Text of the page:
1) Timing: Except in the case of variable rate loans, neither TILA or RESPA require the lender to provide any information about the terms of the loan until after the consumer has submitted an application -- and paid hundreds of dollars in fees. It is critical that consumers get basic cost and related information before putting hundreds of dollars on the line. The basic information should be provided when the consumer inquires about a lender's loan program (and before the consumer pays any fee, refundable or nonrefundable). (This would probably require a statutory amendment.)
2) Content: As mentioned, we do not have firm views about all the details of an ideal TILA/RESPA disclosure. We do believe, however, that any disclosures required by regulation should reflect what we know about the way consumers shop for a mortgage. The disclosures can also serve an educational function by providing key information that consumers might currently ignore -- to their disadvantage -- in the hopes of alerting them to the information's importance. But, if a disclosure omits information that many consumers consider to be key, these consumers may not appreciate the disclosure's relevance.
We believe that the "note rate," and the points associated with it, probably fall into this category. Judging by our experience and the reported proliferation in newspapers around the country of "rate/point" tables showing the rate and point terms available in the local market, we assume that consumers rely heavily on these two interrelated terms when shopping for the best mortgage deal. Consequently, we encourage the Board and HUD to incorporate these discrete terms as separate disclosures in any basic TILA disclosure document.
3) Making the disclosures meaningful and helpful for shopping by making them "stick": As mentioned, most lenders today refuse to reveal the final terms they are willing to provide until after the consumer submits an application, and associated fees. Consequently, we strongly encourage an amendment to TILA that would correct this obvious market imperfection, and unfairness to the consumers.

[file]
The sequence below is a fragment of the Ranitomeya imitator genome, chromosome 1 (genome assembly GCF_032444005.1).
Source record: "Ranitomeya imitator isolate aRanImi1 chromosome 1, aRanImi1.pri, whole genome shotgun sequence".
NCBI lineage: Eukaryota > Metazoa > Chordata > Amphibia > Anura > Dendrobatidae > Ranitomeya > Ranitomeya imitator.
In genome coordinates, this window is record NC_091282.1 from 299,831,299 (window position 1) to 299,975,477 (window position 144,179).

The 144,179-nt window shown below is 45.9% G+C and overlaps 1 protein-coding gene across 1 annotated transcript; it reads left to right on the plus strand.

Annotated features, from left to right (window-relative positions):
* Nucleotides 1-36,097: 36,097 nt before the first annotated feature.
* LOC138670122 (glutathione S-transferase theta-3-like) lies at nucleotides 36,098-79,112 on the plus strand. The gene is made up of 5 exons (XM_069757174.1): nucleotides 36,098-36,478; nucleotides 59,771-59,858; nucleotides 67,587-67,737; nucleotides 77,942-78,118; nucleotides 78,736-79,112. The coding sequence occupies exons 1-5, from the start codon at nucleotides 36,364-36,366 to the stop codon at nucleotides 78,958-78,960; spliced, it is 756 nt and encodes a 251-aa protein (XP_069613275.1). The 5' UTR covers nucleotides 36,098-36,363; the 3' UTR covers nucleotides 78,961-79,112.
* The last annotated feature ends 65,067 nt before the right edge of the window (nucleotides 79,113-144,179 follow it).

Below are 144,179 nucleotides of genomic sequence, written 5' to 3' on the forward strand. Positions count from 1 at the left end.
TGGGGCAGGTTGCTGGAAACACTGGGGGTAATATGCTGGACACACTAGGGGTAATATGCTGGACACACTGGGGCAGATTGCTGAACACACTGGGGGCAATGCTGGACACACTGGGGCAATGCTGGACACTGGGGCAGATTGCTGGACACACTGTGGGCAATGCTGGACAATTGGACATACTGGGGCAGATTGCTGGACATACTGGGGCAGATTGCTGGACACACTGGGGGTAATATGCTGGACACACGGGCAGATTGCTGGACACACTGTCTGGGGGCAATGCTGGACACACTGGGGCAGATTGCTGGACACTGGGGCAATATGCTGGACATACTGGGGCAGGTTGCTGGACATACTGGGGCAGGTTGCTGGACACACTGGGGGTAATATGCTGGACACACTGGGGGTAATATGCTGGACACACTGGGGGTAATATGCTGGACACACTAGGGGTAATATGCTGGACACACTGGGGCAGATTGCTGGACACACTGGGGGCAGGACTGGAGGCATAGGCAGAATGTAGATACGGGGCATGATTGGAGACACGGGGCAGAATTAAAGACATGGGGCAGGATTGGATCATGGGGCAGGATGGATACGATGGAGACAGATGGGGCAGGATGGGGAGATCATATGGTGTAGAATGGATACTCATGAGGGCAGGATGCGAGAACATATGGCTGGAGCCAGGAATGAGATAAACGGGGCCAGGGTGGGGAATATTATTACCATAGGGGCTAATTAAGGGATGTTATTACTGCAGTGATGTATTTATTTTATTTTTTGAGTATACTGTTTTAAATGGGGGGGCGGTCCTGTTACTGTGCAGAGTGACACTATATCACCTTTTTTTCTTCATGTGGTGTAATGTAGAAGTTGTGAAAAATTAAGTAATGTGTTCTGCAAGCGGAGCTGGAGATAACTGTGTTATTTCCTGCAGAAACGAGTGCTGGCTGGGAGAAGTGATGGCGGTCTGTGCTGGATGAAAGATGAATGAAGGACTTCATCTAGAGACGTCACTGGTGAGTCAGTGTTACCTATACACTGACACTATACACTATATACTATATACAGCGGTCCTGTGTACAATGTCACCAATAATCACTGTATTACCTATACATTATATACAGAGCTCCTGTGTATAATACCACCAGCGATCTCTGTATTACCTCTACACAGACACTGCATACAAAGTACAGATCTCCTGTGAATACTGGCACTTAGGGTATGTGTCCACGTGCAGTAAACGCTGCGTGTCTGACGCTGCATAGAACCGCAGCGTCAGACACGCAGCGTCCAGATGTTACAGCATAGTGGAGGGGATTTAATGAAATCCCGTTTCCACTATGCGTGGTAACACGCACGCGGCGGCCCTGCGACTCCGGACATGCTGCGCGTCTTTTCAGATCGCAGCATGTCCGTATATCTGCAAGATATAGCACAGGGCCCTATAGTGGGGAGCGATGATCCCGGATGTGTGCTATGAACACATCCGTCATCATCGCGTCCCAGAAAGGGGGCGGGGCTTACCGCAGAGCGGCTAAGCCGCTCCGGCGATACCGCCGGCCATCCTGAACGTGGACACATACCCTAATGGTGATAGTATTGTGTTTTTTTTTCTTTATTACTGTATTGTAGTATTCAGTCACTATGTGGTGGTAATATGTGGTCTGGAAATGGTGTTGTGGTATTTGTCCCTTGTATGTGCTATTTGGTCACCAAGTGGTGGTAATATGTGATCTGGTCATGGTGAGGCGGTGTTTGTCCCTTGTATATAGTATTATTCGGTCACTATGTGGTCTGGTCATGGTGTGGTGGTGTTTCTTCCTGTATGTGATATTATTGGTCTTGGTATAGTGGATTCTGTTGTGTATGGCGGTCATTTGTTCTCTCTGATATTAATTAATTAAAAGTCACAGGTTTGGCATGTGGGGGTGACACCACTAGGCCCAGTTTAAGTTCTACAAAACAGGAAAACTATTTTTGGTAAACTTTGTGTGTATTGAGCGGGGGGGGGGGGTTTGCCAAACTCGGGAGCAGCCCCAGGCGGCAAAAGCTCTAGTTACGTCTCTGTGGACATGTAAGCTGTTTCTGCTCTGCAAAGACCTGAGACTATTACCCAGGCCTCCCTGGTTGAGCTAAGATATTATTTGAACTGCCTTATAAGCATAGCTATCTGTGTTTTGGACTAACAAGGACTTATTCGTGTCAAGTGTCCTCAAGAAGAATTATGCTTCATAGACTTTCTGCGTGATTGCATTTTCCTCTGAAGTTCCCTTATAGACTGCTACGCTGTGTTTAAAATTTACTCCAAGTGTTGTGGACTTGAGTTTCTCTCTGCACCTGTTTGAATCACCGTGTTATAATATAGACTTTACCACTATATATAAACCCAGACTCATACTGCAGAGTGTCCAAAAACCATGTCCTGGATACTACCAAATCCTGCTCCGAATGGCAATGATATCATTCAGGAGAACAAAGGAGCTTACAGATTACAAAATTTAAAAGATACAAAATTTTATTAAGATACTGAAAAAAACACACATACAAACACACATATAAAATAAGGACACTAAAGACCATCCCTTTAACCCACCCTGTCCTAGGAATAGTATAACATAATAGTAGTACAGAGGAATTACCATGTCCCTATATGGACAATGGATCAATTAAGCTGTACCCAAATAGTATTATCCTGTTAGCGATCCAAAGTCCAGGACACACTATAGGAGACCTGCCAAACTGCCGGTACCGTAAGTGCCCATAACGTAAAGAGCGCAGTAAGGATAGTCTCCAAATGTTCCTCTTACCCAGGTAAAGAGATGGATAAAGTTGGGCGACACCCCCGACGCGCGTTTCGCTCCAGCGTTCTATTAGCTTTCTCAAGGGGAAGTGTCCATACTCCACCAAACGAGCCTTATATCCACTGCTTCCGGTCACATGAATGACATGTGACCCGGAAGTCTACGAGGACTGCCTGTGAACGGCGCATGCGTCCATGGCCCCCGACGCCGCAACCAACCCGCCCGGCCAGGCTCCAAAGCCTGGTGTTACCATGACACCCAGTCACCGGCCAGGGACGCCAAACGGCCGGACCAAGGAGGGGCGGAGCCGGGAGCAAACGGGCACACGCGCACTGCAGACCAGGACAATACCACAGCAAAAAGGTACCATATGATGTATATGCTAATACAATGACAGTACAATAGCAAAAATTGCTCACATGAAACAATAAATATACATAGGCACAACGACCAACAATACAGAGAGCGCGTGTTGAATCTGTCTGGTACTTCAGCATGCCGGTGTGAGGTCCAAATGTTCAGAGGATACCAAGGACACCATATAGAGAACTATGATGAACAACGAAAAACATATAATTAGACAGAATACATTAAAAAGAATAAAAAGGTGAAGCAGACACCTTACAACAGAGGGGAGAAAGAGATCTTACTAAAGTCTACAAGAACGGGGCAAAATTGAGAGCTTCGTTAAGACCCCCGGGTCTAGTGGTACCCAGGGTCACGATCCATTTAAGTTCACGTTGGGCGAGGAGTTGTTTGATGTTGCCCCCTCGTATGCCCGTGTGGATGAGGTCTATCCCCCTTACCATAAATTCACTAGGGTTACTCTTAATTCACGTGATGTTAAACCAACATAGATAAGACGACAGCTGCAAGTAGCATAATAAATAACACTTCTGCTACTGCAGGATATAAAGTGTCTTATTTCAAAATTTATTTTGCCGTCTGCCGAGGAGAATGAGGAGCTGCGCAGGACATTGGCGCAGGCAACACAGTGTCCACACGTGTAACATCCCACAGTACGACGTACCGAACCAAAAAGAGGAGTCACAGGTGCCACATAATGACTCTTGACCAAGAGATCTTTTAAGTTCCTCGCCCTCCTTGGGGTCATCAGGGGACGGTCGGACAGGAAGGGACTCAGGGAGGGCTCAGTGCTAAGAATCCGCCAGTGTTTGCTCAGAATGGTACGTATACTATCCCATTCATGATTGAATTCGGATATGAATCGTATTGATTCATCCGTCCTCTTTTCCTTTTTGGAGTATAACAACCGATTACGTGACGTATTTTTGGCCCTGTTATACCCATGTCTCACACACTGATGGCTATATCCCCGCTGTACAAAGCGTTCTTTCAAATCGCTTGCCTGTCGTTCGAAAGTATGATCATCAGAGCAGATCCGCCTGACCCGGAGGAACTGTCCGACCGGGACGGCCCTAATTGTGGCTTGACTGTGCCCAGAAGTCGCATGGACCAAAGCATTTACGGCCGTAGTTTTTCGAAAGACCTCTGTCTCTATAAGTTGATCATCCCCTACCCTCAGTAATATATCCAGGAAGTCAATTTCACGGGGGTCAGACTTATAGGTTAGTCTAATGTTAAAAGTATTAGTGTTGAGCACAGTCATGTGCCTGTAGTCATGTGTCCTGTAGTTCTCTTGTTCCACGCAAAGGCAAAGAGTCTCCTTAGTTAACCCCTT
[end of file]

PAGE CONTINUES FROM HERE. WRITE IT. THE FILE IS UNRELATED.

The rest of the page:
Specifically, we believe that a lender's pre-application TILA disclosure should indicate whether the lender is willing to guarantee the disclosed terms through closing. Lenders unwilling to provide such a guarantee would be free to do so, but they would have to make this fact clear in the TILA disclosure provided when the consumer inquires about the lender's loan program.
This critical reform should be feasible since lenders are in the best position to know the volume of applications they are receiving and, therefore, the time by which the applicant's loan could get to closing -- key factors in a lender's decision about the "firmness" of a rate quote. Of course, the law should also allow the lender to condition any guarantee on the consumer's timely submission of required documentation. Failure by the consumer to respond on a timely basis to a reasonable request for information should remove the lender's obligation to provide the terms that the lender may have guaranteed.
4) Consolidation and simplification: It is eminently reasonable to combine the pre-application TILA disclosures and the "good faith" estimates required under RESPA. We encourage HUD and the Federal Reserve Board to work together to accomplish that result, which does not appear to require a statutory amendment.
We look forward to working with you in the coming months toward meaningful reform of TILA and RESPA.
Counsel for Government Affairs